One sign of the seriousness of the economic debate raging in China is that Zhou Xiaochuan is drawing parallels with Japan.
After 15 years at the helm of the People's Bank of China, the country's former top economic reformer, who stepped down in March 2018, is finally free to speak his mind.
Zhou did just that in London on March 11, warning that China risks following Japan with an asset bubble burst, an explosion of bad debt and years of economic stagnation.
It is was hardly what President Xi Jinping wanted as the showcase annual National People's Congress was drawing to a close in Beijing. Somebody pointing out the weaknesses in the economy just as he was trying to project strength.
The Communist Party spin machine is at pains to absolve Xi of culpability for the slow down in China, the debt mountain or the squeeze on private businesses. At the NPC, Yi Gang, Zhou's successor, demonstratively took the blame for a "credit crunch" that is driving companies into collapse.
But, far from Beijing, Zhou could speak his mind. Focusing not on sparing the boss's blushes but on China's future, he wondered where the country would be in 2029.
And, quite rightly, instead of gazing into a crystal ball, he looked at Japan's miserable economic performance of the past twenty years.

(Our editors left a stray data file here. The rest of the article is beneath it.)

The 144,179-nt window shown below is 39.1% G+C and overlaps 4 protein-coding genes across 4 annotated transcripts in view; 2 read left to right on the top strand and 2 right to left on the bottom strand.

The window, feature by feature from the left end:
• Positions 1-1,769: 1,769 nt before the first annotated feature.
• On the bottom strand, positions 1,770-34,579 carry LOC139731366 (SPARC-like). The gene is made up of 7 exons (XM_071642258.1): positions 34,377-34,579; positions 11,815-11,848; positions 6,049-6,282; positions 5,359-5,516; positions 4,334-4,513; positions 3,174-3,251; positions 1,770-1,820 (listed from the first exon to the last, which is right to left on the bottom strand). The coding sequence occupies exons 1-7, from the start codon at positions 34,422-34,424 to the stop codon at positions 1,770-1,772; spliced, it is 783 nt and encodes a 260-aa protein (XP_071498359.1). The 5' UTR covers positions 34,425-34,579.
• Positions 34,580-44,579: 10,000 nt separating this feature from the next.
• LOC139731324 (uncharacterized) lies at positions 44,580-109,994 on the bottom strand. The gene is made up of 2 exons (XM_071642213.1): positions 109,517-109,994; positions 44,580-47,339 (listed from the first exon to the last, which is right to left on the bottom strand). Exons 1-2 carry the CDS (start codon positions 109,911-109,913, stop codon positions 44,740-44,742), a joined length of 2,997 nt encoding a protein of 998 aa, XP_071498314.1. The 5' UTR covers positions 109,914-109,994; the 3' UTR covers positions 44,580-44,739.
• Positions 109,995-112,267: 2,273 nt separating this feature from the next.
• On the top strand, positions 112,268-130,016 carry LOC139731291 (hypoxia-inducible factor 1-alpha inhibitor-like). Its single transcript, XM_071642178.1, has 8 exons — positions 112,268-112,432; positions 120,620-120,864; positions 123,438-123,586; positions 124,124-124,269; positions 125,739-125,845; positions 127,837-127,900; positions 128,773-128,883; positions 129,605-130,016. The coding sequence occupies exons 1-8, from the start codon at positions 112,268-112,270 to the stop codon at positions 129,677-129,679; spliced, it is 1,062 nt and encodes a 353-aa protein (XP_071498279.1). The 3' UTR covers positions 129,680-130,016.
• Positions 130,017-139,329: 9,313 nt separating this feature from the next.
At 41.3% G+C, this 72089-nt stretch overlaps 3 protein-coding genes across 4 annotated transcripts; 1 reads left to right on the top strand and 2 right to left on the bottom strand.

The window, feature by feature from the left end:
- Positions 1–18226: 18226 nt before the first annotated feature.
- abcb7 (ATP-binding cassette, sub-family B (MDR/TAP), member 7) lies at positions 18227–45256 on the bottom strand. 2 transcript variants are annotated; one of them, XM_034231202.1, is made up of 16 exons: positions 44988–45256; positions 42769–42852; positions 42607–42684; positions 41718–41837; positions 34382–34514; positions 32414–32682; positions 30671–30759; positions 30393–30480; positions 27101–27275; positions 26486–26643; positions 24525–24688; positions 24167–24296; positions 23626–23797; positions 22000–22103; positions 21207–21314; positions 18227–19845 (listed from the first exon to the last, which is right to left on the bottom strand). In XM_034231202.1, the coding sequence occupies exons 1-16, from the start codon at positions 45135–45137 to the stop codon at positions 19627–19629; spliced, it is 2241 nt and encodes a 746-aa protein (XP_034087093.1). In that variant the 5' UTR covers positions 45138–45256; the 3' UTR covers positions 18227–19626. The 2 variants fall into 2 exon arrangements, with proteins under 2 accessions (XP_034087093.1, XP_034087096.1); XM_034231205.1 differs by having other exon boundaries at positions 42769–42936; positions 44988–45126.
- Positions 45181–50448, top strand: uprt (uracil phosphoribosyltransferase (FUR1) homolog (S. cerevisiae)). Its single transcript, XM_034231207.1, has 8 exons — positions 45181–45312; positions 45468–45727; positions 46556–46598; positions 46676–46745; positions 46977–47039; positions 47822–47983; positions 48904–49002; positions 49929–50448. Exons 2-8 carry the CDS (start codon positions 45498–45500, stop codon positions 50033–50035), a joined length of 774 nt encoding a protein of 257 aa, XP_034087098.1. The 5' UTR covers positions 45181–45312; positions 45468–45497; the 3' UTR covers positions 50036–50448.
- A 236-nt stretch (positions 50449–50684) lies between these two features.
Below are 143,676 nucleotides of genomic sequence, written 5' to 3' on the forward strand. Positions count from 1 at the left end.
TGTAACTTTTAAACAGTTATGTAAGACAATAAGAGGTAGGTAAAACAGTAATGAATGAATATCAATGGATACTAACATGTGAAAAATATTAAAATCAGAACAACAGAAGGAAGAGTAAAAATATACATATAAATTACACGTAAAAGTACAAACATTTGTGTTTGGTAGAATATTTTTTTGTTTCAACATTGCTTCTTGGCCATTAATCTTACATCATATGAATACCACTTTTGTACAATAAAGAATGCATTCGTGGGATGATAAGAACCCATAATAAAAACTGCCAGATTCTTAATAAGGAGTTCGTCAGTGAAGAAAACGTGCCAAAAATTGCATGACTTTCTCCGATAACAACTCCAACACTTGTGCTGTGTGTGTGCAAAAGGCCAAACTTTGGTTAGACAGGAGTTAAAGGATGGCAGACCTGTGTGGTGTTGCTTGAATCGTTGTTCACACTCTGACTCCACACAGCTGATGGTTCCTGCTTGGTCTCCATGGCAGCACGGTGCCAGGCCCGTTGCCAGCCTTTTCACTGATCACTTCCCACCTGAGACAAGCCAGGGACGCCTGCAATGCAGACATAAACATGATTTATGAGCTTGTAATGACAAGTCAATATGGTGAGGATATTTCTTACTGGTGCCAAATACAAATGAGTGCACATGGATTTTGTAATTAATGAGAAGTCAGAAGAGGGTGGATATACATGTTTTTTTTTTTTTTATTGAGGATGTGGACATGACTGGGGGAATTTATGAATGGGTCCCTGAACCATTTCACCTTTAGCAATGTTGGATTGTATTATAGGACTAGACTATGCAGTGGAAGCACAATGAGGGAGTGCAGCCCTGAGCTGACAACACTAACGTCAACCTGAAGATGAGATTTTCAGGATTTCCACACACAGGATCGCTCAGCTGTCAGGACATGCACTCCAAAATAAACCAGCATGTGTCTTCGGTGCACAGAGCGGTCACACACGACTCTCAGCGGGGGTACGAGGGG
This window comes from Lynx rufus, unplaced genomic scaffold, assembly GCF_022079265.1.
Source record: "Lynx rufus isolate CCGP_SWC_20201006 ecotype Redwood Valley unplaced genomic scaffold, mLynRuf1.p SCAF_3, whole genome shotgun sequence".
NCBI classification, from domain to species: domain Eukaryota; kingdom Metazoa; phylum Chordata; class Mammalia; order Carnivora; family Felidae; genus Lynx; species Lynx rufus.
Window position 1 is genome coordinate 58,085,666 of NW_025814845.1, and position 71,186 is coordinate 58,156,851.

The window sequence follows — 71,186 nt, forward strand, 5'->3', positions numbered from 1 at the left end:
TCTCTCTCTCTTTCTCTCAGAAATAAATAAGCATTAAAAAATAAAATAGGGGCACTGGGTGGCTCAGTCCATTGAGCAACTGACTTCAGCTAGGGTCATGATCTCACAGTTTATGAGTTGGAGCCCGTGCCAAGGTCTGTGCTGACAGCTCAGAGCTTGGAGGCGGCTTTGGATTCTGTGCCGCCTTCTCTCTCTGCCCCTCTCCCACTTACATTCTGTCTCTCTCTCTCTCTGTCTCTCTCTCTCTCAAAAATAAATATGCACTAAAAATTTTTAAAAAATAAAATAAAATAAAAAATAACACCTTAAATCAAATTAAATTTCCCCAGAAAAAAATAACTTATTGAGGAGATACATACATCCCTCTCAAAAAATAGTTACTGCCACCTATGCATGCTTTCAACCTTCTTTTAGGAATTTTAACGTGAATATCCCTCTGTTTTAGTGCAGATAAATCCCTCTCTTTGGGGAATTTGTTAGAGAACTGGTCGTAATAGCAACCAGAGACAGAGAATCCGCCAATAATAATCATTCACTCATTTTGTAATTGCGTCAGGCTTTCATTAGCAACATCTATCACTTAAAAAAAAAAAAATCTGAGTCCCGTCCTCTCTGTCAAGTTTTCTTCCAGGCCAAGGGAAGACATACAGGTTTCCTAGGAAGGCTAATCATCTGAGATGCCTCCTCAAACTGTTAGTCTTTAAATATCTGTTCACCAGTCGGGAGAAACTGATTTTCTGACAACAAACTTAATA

"Japan had very fast development and later then a so-called lost decade," Zhou said at London's Chatham House. "The Chinese economy may have a similar over-leveraged problem, and we need to absorb the knowledge and lessons from what happened."
The parallels are jarring. Corporate bond defaults are at a record high, banks' non-performing loan ratios reached a 10-year high and gross domestic product just expanded at its slowest pace since 1990, 6.6% in 2018. China's population is aging rapidly, a dynamic more conducive to deflation than stable prices.
Moreover, China, like Japan in the 1980s, is an economy expanding its role in the world. Its exporters are making inroads into the U.S., while corporate America struggles to crack the Chinese market. The result is a bilateral trade deficit fueling bitter disputes. Sound familiar?
Zhou's turning-Japanese fears may only intensify as Donald Trump opens another front in his trade war with Beijing: currencies.
The U.S. president makes no secret that he believes the U.S. dollar is prohibitively strong. He wants Beijing to agree to a no-manipulation clause.
Trump's ultimate goal is a second Plaza Accord of sorts. The first one was forged in 1985 in a fabled New York hotel that Trump would later own. That pact to drive the yen higher still stands as one of Tokyo's biggest policy blunders, because it paved the way to the bubble and subsequent deflation.
The deal made Japan's then-Finance Minister Noboru Takeshita a global figure. The yen's 50% surge versus the dollar from 1985 to 1987 enhanced Tokyo's status as a financial center. But by the time Takeshita rose to the premiership in November 1987, regret coursed through the government. The strong yen was straining Japan's export engine and boosting asset bubbles.
Tokyo is still working through the fallout. Epic stimulus since then left Japan with the largest debt burden among developed nations, $10 trillion at present, or 238% of GDP.